With nearly half a million album sales to date and over a year since his last proper album, anticipation is at a fever pitch for Ace Enders’ upcoming disc When I Hit the Ground (Drive-Thru Records/Vagrant). The project comes on the heels of being the famed front man for alt-rock innovators The Early November, followed by 2008’s individual online offering The Secret Wars and spearheading a cover The Verve’s “Bittersweet Symphony” for VH1’s “Save the Music” foundation (backed by members of Blink 182, Chiodos, The Starting Line, The Rocket Summer and many more).
“My outlook on music right now is I’m really psyched,” offers Enders of the remarkable streak that’s led him to this second solo endeavor (and first split available via both digital and physical contexts). “I’ve literally watched the whole indie/alternative scene change right in front of my eyes from the time I first started until now. When you turn on the radio, I hear everybody I either listened to on the underground growing up or people I’ve played with. And I’ve also found our fans growing up right alongside of us, which really helps us all stay on the same page.”
Outside of connecting with his current crowd, When I Hit the Ground is indeed an album destined to expand the ambitious entertainers’ audience. Not only did Enders leave every last drop of energy on the creative canvas, but he explodes with gut-wrenching honesty and unparallel relatibility, wrapped around contagious choruses and chord structures.
“I think old school bands like Jets to Brazil influenced me to have integrity in what I’m doing and to play music for the right reasons,” notices Enders, simultane-ously citing that act and Jimmy Eat World as stylistic muses. “They didn’t sell out and it’s not about looking cool, making money or trying to capitalize on some rock star image. Nowadays you have these young bands who get into music simply so they can party, and I’m not knocking partying, but it’s not what I’m based around. It goes a lot deeper than the surface stuff.”
Take for instance the lead single “The Only Thing I Have (The Sign),” which chronicles Enders’ coming of age voyage with heart on sleeve transparency. “It’s about the journey I’ve been on the last couple of years in comparison to the dream I had when I was young,” he explains. “It’s basically a metaphor for everything you want to do in life-the ups and downs of the journey- and admitting to being a little confused and lost. But it’s seriously all good. Things are awesome on my end getting ready to release this record and I hate to sound like a complainer!”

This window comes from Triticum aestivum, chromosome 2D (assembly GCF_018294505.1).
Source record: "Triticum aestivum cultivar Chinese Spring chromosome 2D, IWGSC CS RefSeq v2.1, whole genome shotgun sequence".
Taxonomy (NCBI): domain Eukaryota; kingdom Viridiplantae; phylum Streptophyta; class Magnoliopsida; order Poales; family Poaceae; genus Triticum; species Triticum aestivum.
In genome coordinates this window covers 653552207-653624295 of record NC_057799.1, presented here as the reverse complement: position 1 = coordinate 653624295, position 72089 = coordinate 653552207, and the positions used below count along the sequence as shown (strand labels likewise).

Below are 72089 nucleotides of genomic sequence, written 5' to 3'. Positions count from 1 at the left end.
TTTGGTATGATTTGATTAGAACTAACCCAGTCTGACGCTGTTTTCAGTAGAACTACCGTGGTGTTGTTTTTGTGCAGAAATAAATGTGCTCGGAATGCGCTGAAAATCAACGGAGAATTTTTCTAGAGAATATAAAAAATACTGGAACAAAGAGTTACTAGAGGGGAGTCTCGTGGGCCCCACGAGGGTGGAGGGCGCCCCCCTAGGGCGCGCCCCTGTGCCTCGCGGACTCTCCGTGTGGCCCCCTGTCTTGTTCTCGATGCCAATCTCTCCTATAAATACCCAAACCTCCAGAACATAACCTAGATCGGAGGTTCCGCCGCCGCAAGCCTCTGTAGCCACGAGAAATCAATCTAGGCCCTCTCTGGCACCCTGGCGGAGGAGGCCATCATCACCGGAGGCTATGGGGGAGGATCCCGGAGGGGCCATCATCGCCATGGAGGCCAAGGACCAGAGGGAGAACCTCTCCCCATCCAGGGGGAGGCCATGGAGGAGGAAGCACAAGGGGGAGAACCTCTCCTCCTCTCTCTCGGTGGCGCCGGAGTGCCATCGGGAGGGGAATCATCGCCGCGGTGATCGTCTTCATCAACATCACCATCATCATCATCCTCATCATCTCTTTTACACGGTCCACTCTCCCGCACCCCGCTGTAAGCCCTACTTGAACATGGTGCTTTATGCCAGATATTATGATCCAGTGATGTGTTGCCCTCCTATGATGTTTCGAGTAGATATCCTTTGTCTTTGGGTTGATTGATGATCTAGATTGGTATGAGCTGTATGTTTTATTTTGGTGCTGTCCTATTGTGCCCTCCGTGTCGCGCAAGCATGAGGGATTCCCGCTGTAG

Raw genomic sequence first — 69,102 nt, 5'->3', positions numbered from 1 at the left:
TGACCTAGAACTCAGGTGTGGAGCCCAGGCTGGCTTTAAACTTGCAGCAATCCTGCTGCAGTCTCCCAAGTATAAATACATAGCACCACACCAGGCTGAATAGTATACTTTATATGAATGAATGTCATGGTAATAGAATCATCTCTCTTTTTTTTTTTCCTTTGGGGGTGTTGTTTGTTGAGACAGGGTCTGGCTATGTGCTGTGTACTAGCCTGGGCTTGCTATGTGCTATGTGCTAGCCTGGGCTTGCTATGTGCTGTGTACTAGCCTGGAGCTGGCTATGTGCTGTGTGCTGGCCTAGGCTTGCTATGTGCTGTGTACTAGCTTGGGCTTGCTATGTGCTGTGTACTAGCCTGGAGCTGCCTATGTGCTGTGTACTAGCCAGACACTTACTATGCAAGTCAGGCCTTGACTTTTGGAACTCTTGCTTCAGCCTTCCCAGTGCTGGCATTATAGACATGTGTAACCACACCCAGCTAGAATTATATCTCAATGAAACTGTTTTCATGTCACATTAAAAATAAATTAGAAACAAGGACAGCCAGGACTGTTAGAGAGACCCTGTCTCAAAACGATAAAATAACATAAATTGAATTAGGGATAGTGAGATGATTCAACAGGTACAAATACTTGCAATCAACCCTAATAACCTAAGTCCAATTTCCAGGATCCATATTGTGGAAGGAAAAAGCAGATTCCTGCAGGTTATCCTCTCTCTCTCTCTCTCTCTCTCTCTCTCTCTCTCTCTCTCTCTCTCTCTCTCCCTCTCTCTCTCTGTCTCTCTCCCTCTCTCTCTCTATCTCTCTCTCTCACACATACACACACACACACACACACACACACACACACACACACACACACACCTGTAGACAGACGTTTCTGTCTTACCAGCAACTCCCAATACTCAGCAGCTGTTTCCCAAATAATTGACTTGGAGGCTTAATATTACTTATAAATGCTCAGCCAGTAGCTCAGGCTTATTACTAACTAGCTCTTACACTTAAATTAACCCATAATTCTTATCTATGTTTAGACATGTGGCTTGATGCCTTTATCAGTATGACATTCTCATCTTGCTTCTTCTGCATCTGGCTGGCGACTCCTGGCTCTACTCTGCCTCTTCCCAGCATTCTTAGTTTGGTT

Though Enders runs the emotional gamut from heartbreak to hope, he certainly sees the glass half full across the infectious title track, which initially addresses hitting rock bottom, but then picking up the pieces to hit the ground running. There’s also the unavoidable sing-a-long “Take the Money and Run,” which alludes to the high octane approach of his days in The Early November.
“I’ll always appreciate that band- what happened and what we went through- but we started so young and our minds wound up in different places,” he contends. “We had a six year span of being a professional touring band all growing up and going in different directions in the process. I can’t blame anything but the fact it was time to go our separate ways and everybody’s much happier now. We all still hang out and catch up on stuff, but it was just the right time to end.”
Given the amicable split and Enders’ continued interest in the material, he’ll continue performing a handful of that act’s tracks in concert. But he’s also excited to unveil a brand new band of backers dubbed A Million Different People (think the Ryan Adams & the Cardinals dynamic), who appear on both the album and the singers’ live dates (unless he’s doing a solo acoustic show).
“With the shows, we try to make it so you can take something away from the night, whether it be the vibe or something really specific to remember,” Enders confirms of the collaborative experience with A Million Different People. “People spend their hard earned money on a show and we take that very seriously. We have a good time and have a great dynamic, but we also have a message to send and we respect our audience. Hopefully they’ll leave knowing that we appreciate every second of our time together and that they’ll leave with something positive.”
Thus far the troupe’s earned tremendous fanfare on tour, especially alongside the lauded likes of Angels & Airwaves and Hellogoodbye. The experience of joining such prominent bills led Enders to see many familiar fan faces, but also expand the listening pool well beyond his original audience. Adds Enders: “We’ve played a lot of really big rooms that were sold out every night, plus both of those band’s fans were really friendly and receptive.”
But more than merely packing out venues and attracting throngs of attention, Enders seeks a sincere connection with those he meets along the way. He views When I Hit the Ground as a prime catalyst for that exchange and hopes it will ultimately be recognized for its personal risks and artistic strides.
“I would like to see it ultimately help people, that’s my number one goal,” Enders verifies. “And after that, I want it to be looked at like something I put a lot of effort into. I actually recorded three albums this year, but this is the one coming out because I didn’t want to just release anything. It’s gotta be the right one and I hope people recognize it as the piece of art it’s intended to be.”